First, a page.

The U.S. abortion rate has hit its lowest point since the landmark Roe vs. Wade Supreme Court ruling made the procedure legal nationwide in 1973, according to a new study.
Researchers at the Guttmacher Institute, a New York-based think tank that supports legalized abortion, estimated that there were 926,200 abortions in 2014, or 14.6 for every 1,000 women of reproductive age. That was down from a peak of just over 29 out of every 1,000 women in 1980 and 1981.
The institute is considered an authority on the abortion rate, having tracked it since 1973 by conducting a census every few years of all known abortion providers. Its counts do not include abortions done outside medical settings.
Activists on both sides of the contentious abortion policy debate welcomed the findings but did not agree on what is causing the decline.
Since 1982, abortion rates have dropped steadily, even as public opinion about the procedure has remained relatively consistent. In 2016, 57% of those surveyed by the Pew Research Foundation said that abortion should be legal in all or most cases.
What do abortion defenders say?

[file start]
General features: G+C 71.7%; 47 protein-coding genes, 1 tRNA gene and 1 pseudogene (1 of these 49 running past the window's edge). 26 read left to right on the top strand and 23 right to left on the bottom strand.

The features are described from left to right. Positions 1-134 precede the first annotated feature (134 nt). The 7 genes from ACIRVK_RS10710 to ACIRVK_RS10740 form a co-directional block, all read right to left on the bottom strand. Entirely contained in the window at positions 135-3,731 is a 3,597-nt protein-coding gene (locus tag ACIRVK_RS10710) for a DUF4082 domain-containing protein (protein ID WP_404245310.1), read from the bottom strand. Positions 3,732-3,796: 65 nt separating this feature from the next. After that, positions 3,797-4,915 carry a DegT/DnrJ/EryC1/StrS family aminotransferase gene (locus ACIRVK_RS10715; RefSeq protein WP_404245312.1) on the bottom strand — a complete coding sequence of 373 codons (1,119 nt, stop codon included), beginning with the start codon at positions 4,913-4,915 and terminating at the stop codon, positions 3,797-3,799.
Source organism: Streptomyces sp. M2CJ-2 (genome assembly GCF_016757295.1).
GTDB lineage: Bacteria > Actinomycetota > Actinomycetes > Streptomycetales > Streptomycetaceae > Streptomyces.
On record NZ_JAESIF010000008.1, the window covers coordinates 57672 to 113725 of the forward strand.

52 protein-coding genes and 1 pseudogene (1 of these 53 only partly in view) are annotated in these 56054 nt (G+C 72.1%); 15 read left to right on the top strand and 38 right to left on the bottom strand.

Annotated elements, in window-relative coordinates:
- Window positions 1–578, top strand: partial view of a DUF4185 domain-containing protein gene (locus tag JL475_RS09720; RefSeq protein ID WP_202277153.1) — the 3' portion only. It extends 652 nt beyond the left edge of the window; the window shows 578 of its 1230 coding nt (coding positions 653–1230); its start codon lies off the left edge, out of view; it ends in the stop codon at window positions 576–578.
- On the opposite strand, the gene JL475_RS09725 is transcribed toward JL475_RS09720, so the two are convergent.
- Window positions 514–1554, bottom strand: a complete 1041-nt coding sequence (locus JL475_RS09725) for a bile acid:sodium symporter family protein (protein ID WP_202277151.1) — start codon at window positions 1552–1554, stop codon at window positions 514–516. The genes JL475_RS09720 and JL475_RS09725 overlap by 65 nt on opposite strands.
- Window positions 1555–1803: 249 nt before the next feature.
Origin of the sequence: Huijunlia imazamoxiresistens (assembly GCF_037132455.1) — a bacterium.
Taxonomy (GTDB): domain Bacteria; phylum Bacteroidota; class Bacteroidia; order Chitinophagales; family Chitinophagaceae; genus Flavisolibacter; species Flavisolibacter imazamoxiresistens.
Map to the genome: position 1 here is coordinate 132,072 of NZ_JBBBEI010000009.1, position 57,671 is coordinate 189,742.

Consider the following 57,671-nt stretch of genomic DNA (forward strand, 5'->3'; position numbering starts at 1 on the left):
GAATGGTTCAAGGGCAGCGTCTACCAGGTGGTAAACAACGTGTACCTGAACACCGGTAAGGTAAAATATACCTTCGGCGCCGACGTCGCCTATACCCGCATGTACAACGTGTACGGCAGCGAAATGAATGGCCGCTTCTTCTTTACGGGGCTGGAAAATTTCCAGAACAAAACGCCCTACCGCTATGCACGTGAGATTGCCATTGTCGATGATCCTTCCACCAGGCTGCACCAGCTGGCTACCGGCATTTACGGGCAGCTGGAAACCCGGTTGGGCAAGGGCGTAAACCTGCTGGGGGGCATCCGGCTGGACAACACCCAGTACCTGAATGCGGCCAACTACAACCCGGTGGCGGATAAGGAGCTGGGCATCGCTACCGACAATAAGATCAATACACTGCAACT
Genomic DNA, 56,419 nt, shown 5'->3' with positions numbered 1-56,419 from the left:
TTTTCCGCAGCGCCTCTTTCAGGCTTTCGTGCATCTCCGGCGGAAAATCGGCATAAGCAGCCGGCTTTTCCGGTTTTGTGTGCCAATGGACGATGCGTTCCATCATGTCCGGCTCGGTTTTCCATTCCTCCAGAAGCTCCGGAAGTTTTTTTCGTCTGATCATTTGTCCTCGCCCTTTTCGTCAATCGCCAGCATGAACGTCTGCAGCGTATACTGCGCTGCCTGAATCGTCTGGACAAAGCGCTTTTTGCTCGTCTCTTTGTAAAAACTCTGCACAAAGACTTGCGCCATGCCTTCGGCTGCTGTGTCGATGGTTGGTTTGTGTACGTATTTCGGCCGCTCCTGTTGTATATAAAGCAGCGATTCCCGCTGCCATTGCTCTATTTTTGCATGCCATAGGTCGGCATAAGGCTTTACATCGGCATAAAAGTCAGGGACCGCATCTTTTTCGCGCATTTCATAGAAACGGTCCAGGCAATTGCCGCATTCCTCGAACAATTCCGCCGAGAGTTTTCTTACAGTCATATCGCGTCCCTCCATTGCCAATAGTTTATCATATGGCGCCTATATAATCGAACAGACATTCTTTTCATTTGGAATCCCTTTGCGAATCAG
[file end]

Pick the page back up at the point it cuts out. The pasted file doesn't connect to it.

Reproductive rights advocates say the study shows that increased access to family planning services and contraception is paying off, reducing the number of unintended and teen pregnancies.
“We don’t think it’s because people are having less sex,” said Dr. Diane Horvath-Cosper, an obstetrician with the New York-based group Physicians for Reproductive Health. “It’s because people are protecting from pregnancy better than they used to.”
Research has shown a large increase in the use of intrauterine devices and implants that release hormones — highly effective, long-acting methods that in recent years have become more affordable and been deemed safe for use in adolescent women.
Under the 2010 Affordable Care Act, which President Trump and the Republican leadership in Congress have vowed to eliminate and replace, insurers are required to cover a wide variety of contraception methods without charging a copayment or coinsurance. Doctors say that requirement has helped their patients access new methods of contraception or stay on birth control without missing doses.
“Women and families are healthier, and people are better able to plan their lives, their families, and their futures,” said Amy Rosenfeld, a spokeswoman for Planned Parenthood Los Angeles, in a statement. “This report underscores that we need more access to birth control and preventive care, not less.”
What do abortion foes say?
Some abortion opponents express reservations about the report’s findings because they are based on information provided by physicians who offer abortions.
“There is no national abortion reporting law, making it impossible to know the true number of abortions,” said Kristi Hamrick, a spokeswoman for Americans United for Life.
“The abortion industry wants to claim that the abortion rate may be lower because of another product that they sell — birth control. But birth control is widely available and has been around since the 1950s,” Hamrick said in an email.